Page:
As usual, I thoroughly enjoyed reading latest (December) issue of Motor Sport, I’d like to point out that the photograph of Elites in the feature about Colin driving is not that of Colin and Jim Clark the 1958 Boxing Day Brands Hatch Jim’s Elite (or, rather, mine) was white none of the pre-production Elites had so this was of a later year’s race. And apart a race at Sebring, they didn’t race against others in Elites on any other occasion.
However, it was Bill Boddy’s story Laurie Bond’s three-wheeler which me the most In the mid 1950s there was, course, a plethora of a three-wheeled cars, which were not exactly the most inspiring wheels to drive.
But there was a four-wheel microcar which really was a miniature three-box copy of a full-sized car — the Goggomobil.
I had the misfortune to demolish not only my DKVV Sonderklasse but, equally comprehensively, my right knee. I had my leg in plaster for four or five months and, because I lived on my own, needed something to get me about. I spotted the `Goggo’ and realised the seat was so nearly level with the floor that I could, with it right back, sit in with my leg straight out and move my whole body back and forward to operate the pedals.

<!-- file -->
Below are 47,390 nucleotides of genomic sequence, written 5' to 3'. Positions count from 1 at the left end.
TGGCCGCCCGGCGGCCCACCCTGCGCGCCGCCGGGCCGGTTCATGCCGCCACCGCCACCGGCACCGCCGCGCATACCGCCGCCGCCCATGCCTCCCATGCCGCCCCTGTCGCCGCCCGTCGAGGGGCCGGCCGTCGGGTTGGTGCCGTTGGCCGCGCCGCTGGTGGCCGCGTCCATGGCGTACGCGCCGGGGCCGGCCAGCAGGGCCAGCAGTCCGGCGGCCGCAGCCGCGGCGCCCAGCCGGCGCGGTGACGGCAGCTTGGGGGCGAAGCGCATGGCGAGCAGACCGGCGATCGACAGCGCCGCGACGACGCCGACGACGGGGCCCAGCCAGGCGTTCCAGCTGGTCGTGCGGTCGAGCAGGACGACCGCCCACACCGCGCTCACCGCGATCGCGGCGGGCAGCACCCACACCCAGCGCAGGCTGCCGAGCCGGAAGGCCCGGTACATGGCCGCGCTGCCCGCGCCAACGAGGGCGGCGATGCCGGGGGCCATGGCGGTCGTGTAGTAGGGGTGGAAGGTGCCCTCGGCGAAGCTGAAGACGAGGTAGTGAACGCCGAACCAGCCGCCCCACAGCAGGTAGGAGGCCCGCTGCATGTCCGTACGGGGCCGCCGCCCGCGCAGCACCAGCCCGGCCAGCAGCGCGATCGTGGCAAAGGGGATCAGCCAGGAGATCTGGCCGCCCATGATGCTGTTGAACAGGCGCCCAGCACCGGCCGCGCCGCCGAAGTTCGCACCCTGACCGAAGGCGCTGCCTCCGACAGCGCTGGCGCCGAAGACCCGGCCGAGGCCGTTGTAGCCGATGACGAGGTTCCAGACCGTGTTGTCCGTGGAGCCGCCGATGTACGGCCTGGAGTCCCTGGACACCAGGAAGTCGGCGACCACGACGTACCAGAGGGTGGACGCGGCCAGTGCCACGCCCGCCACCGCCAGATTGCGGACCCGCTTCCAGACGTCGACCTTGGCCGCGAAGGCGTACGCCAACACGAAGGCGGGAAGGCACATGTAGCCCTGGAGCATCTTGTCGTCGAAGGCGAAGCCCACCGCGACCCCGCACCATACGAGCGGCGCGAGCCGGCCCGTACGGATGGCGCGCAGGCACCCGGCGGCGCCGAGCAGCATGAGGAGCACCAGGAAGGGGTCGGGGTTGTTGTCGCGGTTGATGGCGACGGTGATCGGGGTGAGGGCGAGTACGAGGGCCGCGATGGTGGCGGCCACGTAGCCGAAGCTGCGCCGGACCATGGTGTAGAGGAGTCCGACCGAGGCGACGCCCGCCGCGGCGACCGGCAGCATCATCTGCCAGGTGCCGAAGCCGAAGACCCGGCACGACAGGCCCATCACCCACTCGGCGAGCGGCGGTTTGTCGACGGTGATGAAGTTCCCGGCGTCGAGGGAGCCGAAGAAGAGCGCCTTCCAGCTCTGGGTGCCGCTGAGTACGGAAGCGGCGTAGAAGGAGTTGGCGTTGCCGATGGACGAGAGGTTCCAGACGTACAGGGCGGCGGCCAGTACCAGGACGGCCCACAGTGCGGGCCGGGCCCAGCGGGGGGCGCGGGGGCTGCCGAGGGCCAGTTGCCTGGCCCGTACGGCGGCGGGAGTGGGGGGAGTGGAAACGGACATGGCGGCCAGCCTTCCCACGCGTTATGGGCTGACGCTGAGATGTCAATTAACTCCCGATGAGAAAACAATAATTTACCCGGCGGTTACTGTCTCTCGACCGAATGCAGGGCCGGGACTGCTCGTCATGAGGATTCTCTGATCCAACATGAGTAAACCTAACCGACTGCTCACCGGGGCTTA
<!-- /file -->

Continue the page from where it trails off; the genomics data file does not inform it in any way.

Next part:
It had a 360cc air-cooled two-stroke twin in the rear ‘box’, driving the rear wheels through a lovely unsynchronised four-speed crash gearbox without reverse. If you wanted to backup, you switched the engine off and turned the key the other way, which started the engine rotating the opposite way — giving you four gears in reverse. It was good for 60mph, handled remarkably well and — long before the Mini arrived — was a hoot to drive.
I leant it one day to Jim Clark for an MG Car Club driving test He cleaned up. He could handbrake turn in a box only inches wider than the car’s length, which was somewhat quicker than everyone else who had to change gear! And he was incredibly quick in reverse ‘top’.
On another occasion, I was at a Young Farmers’ Club meeting and — on my crutches — let everyone leave the hall before me. Imagine my chagrin when I got out to the car park to find it empty — except for the Goggo, hanging from the railings! Ever tried lifting a car off the top of railings with one leg in plaster? It’s not ezractly easy.
Jim and some of his friends had scarpered and were waiting up the road, with their lights out, to see what I would do. They must have been close enough to hear me swearing, because eventually they came back, roaring their heads off, to lift it off.
I’ve often thought it was a pity they stopped making this pocket rocket.
I am, Yours etc, Ian Scott Watson, Greenlaw, Berwickshire
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